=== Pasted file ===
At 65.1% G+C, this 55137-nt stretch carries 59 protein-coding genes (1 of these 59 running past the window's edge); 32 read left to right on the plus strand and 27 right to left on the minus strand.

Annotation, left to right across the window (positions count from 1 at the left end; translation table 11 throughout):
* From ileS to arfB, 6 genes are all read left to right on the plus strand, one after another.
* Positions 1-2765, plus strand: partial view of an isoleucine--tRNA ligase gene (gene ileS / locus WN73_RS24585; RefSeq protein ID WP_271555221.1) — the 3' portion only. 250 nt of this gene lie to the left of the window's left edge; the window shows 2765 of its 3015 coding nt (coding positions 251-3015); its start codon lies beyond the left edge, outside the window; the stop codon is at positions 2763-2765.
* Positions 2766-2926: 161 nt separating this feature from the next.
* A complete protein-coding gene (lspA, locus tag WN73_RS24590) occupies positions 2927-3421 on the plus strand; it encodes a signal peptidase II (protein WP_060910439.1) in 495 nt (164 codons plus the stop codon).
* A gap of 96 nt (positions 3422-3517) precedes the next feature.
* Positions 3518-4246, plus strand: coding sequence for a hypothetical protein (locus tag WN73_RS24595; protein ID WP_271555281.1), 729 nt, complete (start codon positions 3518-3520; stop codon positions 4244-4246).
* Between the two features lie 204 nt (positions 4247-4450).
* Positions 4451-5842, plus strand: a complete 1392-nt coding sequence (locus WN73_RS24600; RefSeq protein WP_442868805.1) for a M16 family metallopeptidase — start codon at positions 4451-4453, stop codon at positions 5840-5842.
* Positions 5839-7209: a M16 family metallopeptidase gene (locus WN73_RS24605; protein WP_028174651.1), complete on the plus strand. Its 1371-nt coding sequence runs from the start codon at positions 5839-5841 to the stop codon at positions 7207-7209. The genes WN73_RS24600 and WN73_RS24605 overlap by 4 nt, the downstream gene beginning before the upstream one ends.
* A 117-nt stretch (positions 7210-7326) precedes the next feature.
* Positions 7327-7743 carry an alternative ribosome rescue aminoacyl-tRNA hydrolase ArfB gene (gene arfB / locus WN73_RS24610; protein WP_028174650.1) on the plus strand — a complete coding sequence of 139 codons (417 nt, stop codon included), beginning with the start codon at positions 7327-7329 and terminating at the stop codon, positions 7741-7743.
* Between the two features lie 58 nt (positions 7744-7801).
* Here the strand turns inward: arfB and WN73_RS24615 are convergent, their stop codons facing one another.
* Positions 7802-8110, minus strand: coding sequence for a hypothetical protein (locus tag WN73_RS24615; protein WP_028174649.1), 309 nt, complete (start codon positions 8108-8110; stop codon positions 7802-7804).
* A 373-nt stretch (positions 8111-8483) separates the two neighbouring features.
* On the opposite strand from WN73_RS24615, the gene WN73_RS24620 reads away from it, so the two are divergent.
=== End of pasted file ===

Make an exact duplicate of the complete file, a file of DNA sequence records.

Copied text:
At 65.1% G+C, this 55137-nt stretch carries 59 protein-coding genes (1 of these 59 running past the window's edge); 32 read left to right on the plus strand and 27 right to left on the minus strand.

Annotation, left to right across the window (positions count from 1 at the left end; translation table 11 throughout):
* From ileS to arfB, 6 genes are all read left to right on the plus strand, one after another.
* Positions 1-2765, plus strand: partial view of an isoleucine--tRNA ligase gene (gene ileS / locus WN73_RS24585; RefSeq protein ID WP_271555221.1) — the 3' portion only. 250 nt of this gene lie to the left of the window's left edge; the window shows 2765 of its 3015 coding nt (coding positions 251-3015); its start codon lies beyond the left edge, outside the window; the stop codon is at positions 2763-2765.
* Positions 2766-2926: 161 nt separating this feature from the next.
* A complete protein-coding gene (lspA, locus tag WN73_RS24590) occupies positions 2927-3421 on the plus strand; it encodes a signal peptidase II (protein WP_060910439.1) in 495 nt (164 codons plus the stop codon).
* A gap of 96 nt (positions 3422-3517) precedes the next feature.
* Positions 3518-4246, plus strand: coding sequence for a hypothetical protein (locus tag WN73_RS24595; protein ID WP_271555281.1), 729 nt, complete (start codon positions 3518-3520; stop codon positions 4244-4246).
* Between the two features lie 204 nt (positions 4247-4450).
* Positions 4451-5842, plus strand: a complete 1392-nt coding sequence (locus WN73_RS24600; RefSeq protein WP_442868805.1) for a M16 family metallopeptidase — start codon at positions 4451-4453, stop codon at positions 5840-5842.
* Positions 5839-7209: a M16 family metallopeptidase gene (locus WN73_RS24605; protein WP_028174651.1), complete on the plus strand. Its 1371-nt coding sequence runs from the start codon at positions 5839-5841 to the stop codon at positions 7207-7209. The genes WN73_RS24600 and WN73_RS24605 overlap by 4 nt, the downstream gene beginning before the upstream one ends.
* A 117-nt stretch (positions 7210-7326) precedes the next feature.
* Positions 7327-7743 carry an alternative ribosome rescue aminoacyl-tRNA hydrolase ArfB gene (gene arfB / locus WN73_RS24610; protein WP_028174650.1) on the plus strand — a complete coding sequence of 139 codons (417 nt, stop codon included), beginning with the start codon at positions 7327-7329 and terminating at the stop codon, positions 7741-7743.
* Between the two features lie 58 nt (positions 7744-7801).
* Here the strand turns inward: arfB and WN73_RS24615 are convergent, their stop codons facing one another.
* Positions 7802-8110, minus strand: coding sequence for a hypothetical protein (locus tag WN73_RS24615; protein WP_028174649.1), 309 nt, complete (start codon positions 8108-8110; stop codon positions 7802-7804).
* A 373-nt stretch (positions 8111-8483) separates the two neighbouring features.
* On the opposite strand from WN73_RS24615, the gene WN73_RS24620 reads away from it, so the two are divergent.